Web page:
But if they drive away and you were unable to stop them, it is in God's hands.

[/quote]

"Follow them into the parking lot." And do what?

If someone starts to walk away with a host, our EM's are instructed to encourage them to either consume it or return it. If they don't cooperate the EM is to call the situation to the attention of the priest. Beyond that, however, there isn't much that can be done - even by the priest. Physically assaulting someone or restricting their movement in order to retrieve a host could lead to some very serious trouble. Better to leave it in God's hands than to risk a beat down in the parking lot.


#10

[quote="BettyBoop416, post:9, topic:320337"]
"Follow them into the parking lot." And do what?

If someone starts to walk away with a host, our EM's are instructed to encourage them to either consume it or return it. If they don't cooperate the EM is to call the situation to the attention of the priest. Beyond that, however, there isn't much that can be done - even by the priest. Physically assaulting someone or restricting their movement in order to retrieve a host could lead to some very serious trouble. Better to leave it in God's hands than to risk a beat down in the parking lot.

[/quote]

Hopefully, by then there will be a pack of you (EMHC, ushers, servers, priest, deacon, master at arms, RCMP, a legion of angels). I suppose you could stand around their car and wait for 911. Unless they wish to assault you by running over you.


#11

Yeah, but when the cops arrive, it’s not going to be the guy you have trapped in his car that’s in trouble. It’s going to be the pack of folks preventing him from leaving that are going to have some explaining to do. While you’re trying to explain about Eucharistic desecration, the cops are going to hear “He wouldn’t eat the cracker so we unlawfully detained him.”

As I said, better to let God sort it out.


#12

[quote="BettyBoop416, post:11, topic:320337"]
Yeah, but when the cops arrive, it's not going to be the guy you have trapped in his car that's in trouble. It's going to be the pack of folks preventing him from leaving that are going to have some explaining to do. While you're trying to explain about Eucharistic desecration, the cops are going to hear "He wouldn't eat the cracker so we unlawfully detained him."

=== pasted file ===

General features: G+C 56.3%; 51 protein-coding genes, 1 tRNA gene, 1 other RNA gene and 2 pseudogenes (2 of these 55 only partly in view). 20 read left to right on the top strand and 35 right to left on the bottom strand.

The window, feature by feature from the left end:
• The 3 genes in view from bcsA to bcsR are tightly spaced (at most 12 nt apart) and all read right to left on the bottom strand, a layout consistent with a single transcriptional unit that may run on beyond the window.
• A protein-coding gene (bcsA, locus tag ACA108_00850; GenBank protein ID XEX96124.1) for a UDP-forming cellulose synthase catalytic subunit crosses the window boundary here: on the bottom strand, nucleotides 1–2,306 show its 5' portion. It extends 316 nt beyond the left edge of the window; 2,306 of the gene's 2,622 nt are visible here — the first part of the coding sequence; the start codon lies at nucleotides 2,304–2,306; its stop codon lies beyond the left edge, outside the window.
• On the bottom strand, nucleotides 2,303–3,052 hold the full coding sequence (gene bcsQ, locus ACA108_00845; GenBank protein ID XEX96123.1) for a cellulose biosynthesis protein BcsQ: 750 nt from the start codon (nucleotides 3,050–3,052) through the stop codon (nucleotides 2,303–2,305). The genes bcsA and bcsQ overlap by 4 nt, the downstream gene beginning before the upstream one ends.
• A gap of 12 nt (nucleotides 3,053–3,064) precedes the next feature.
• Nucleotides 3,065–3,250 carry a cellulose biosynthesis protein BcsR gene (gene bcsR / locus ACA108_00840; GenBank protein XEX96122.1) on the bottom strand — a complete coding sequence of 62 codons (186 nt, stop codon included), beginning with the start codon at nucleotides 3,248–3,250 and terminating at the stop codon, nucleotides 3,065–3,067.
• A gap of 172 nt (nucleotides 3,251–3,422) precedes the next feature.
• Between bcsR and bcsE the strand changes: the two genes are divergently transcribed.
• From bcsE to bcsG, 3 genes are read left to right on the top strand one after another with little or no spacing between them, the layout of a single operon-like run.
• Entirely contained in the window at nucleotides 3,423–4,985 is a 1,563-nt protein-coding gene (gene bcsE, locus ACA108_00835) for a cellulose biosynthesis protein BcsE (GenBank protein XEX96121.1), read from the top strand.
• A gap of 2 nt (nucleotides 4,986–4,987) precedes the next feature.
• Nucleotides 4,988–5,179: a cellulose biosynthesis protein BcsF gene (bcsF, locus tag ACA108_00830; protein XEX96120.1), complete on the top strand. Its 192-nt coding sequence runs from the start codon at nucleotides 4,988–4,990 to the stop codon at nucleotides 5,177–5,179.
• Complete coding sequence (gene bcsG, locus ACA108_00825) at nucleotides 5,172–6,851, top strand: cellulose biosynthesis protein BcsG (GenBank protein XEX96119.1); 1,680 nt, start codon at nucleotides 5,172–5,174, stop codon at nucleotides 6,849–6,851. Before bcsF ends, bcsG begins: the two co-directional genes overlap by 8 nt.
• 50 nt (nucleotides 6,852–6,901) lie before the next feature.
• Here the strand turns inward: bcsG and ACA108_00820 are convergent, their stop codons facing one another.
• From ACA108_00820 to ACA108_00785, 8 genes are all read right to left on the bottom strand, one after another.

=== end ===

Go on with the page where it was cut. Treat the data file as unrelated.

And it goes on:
As I said, better to let God sort it out.

[/quote]

But you could claim he stole the host (since he is not a member of the community) and, under your first amendment rights in the US, you have the right to legal protection from this kind of activity.

If you are not willing to give your life for Christ, would you be willing to give it for a good man, and if not that, for an evil man?


#13

Sorry Evan…you lost me.


#14

[quote="BettyBoop416, post:13, topic:320337"]
Sorry Evan...you lost me.

[/quote]

The officers of the law are there to protect and serve. They wish to maintain peace between people of various beliefs. If someone intentionally comes to disturb that peace, they will try to resolve faithfully the differences.

If someone desires to insult the faith of another they will try to restore peace.

If I shout 'christ killers' at a jewish service, if I insult muhammed in a mosque, if wear a nazi uniform to a meeting of quakers, I will be removed and my behaviour reprimanded by the police. I may be arrested, but they will try to put things in order.


#15

I don't know if anyone would notice someone like that leaving the church on Sunday morning it is just so busy at Communion time.


#16

I remember attending a parish in Seattle near downtown.

A woman came up to receive, who had a lapel of chains on her upper jacket. She took the host and then stomped out wearing boots. The ushers just looked, they being women. The priest afterwards said he saw what happened. The pastor was not competent in protecting the sacred. Could go on here but won't.

My pastor always looks for new comers and he says before communion, if you are not Catholic, you still can come up, cross yourself with your arms and receive a blessing. Actually I have heard this in some other parishes as well.


#17